Awards > Awardee Interviews > Interview

Interview: George Comsa

1993 Medard W. Welch Award Recipient
Interviewed by Max Lagally, November 17, 1993

LAGALLY: Hello, my name is Max Lagally. I'm from the University of Wisconsin. I'm speaking today with George Comsa, who is the recipient of the 1993 Medard W. Welch Award. George is a chaired professor of Vacuum Physics at the University of Bonn in Germany, and director of the Institute for Vacuum and Interface Physics at the Forschungzentrum Julich in Germany. George was born in Romania, got his Ph.D. in physics in Bucharest in 1960, and immigrated to Germany - "escaped" is probably a better word - in 1972. I've had the pleasure of spending the last two summers working in George's institute in Julich, and I've had lots of interesting conversations with him. I'm hoping that he will share some of those insights, that he left with me in the last two summers, with us today, and I would like to ask him a few questions. George, welcome. Let me ask you first. How did you get started in physics? What led you to the career that you're in? Were there some specific influences that caused you to take the career path you did?

COMSA: I wanted, since I was a child, to go in science. I remember my father called me "Mr. Why" all the time. [Laughs] At university, I headed in the direction of mathematics because I had a very good math teacher at school. However, in the second year, when the algebra became very abstract, I felt that it was not my field. I needed always help from colleagues, and I thought this is not the thing, and so then I decided to go in the less abstract physics.

LAGALLY: By "less abstract," how did you happen into vacuum physics? Or it wasn't really a...?

COMSA: It was not directly. In my diploma, I met in theoretical physics a very good teacher I had to take. Then, somebody came to me and asked me if I would want to make my Ph.D. with him, and he proposed, as a theme, to measure the work function. More precisely, the temperature dependence of the work function of metals. So, that was a chance, absolutely my chance. The vacuum physics came by necessity because, to study surfaces you need the vacuum, and we had almost no equipment. We had a few things we could buy. Rotary pumps we could buy, diffusion pumps. But everything else, we had to build. So I had to build gauges, ion pumps, omegatron, valves - everything in the lab. And so that is the way I came to vacuum physics.

LAGALLY: Tell me a bit about the sort of environment that - this was in the '60s.

COMSA: That was the beginning of the '50s. '53, I started.

LAGALLY: What was it like there, then, in terms of...?

COMSA: We had in the first few years - that is, say, almost ten years - it rather good from the point of view of the possibility to buy equipment in the East, in fact. So we rarely made it to the West where we couldn't buy anything. We had relatively decent money. Not compared to the others, but one could do something. So we started to buy glass, to buy tungsten wires, to buy tantalum, to buy titanium, it was possible. And so on. And we would build the things up. I was very, very lucky, I had a very good mechanical workshop, with very good technicians, and we could do everything. I can remember we did even metal-ceramic feed throughs, and it was not so easy. The ceramics were done by a colleague, and then we had to invent the things. So it was nice.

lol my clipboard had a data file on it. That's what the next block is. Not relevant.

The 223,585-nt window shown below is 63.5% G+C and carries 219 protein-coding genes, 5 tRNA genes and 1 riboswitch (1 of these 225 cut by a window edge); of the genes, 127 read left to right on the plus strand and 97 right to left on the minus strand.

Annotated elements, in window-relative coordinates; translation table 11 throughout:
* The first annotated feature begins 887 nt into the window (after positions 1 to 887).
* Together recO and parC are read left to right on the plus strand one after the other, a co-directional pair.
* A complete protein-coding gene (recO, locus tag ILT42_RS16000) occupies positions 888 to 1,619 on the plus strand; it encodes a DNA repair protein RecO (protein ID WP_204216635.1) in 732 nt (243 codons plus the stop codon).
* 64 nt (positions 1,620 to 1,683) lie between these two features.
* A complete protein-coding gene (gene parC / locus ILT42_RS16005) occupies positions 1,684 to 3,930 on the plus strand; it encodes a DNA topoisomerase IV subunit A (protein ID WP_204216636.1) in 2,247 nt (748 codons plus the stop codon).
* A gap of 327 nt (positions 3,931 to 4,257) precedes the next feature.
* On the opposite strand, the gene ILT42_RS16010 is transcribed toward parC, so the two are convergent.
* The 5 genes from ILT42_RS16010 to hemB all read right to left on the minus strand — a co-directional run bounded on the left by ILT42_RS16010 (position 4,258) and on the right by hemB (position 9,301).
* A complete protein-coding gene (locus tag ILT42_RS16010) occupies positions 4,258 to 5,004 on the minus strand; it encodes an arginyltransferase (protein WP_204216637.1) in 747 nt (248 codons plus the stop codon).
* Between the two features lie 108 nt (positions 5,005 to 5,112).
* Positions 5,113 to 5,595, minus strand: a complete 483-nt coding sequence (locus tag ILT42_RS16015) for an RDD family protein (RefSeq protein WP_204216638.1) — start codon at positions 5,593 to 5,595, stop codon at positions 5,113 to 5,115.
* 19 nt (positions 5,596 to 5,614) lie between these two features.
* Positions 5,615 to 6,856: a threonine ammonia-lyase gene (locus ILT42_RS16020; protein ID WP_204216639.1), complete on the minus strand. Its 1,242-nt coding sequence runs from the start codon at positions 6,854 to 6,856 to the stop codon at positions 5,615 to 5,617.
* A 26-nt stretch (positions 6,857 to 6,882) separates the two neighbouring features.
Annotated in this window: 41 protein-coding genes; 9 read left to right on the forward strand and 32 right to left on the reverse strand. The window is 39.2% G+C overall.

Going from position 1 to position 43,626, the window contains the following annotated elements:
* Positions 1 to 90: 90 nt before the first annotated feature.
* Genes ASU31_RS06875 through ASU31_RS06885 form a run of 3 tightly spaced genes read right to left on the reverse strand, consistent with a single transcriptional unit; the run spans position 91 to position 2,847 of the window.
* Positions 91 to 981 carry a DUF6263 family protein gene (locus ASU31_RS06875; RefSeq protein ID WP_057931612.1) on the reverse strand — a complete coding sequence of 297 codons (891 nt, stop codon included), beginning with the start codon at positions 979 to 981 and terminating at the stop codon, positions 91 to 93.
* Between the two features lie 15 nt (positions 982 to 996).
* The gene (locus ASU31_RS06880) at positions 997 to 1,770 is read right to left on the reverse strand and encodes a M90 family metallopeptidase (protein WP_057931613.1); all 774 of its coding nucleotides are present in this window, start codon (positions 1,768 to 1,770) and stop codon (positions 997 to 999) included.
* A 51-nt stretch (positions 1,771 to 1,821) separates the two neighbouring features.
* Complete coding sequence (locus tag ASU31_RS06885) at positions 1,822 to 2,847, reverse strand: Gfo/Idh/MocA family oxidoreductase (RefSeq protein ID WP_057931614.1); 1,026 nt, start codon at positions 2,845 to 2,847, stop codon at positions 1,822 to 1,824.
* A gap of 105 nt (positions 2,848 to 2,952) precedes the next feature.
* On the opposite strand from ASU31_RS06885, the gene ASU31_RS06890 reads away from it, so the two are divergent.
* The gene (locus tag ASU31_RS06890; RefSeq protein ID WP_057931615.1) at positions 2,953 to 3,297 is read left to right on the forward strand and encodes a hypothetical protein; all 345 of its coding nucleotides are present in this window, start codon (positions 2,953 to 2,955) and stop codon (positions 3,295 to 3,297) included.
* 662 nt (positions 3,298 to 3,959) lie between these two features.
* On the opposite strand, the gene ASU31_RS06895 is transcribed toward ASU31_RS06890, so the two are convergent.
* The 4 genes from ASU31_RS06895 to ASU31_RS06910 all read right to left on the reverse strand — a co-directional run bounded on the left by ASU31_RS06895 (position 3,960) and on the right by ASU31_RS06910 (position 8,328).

LAGALLY: I understood that maybe even a couple of patents came out of there.

COMSA: Yes, we had a couple of patents. They never brought money, but they were patents.

LAGALLY: This seems to be, really, the fundamentals of vacuum science at the time, dealing with the real Vacuum Society kind of things. Did any of that work get to the Vacuum Society meetings to get reported?

COMSA: That was, in fact, a very half-nice, half-unpleasant thing for me. I handed in three contributions for the Vacuum Congress in Washington in '61. All three were accepted. But my authorities didn't allow me to come to Washington. People from the AVS told me to send the manuscripts, and if possible , to send slides, and I did that. All the three talks were given here. What I enjoyed very much is that, afterwards, they sent me the notes. It was as if I was there in person. Unfortunately, I don't know the names. They sent me their notes. They sent me new slides they made because they didn't like mine! [Laughs] So it was very nice to have that, and I think this gave me real help very much for the future, because I didn't expect that.

LAGALLY: So you go back to the Vacuum Society a long, long way.

COMSA: Yes, more than 30 years.

LAGALLY: The Vacuum Society is 40 years old itself, and you just told us that in the first ten years, you were there.

COMSA: Yes, and that was in '61, as were the papers.

LAGALLY: Was it in Thin Films? Were there divisions by that time?

COMSA: I cannot remember. I know that the papers were different because one was about the omegatron and the collision of hydrogen ions in the omegatron and the production of H3+, one was about how the pressure varies in devices pumped by ion pumps, and the third was a metal-ceramic feed-through. So they were rather different. But they were a good experience, I think.

LAGALLY: When did you actually get to attend your first Vacuum Society meeting by yourself?

COMSA: Ten years later, in '71, when I was a Humboldt fellow in Germany, and so I had the opportunity to come. It was a meeting in Boston, and it was very nice.